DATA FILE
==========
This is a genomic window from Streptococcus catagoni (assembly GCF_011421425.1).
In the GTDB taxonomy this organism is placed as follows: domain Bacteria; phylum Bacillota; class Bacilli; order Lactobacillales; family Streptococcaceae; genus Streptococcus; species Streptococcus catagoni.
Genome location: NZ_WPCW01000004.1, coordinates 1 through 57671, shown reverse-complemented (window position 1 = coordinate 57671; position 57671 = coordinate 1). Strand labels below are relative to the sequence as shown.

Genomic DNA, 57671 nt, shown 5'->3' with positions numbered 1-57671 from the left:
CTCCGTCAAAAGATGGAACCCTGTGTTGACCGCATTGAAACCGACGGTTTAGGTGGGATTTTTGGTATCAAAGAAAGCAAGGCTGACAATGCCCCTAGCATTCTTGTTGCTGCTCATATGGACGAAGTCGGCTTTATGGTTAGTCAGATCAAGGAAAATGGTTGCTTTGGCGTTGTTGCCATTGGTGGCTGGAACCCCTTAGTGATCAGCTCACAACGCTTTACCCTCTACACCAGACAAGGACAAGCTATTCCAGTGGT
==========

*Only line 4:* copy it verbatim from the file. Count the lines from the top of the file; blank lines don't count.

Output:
Genomic DNA, 57671 nt, shown 5'->3' with positions numbered 1-57671 from the left: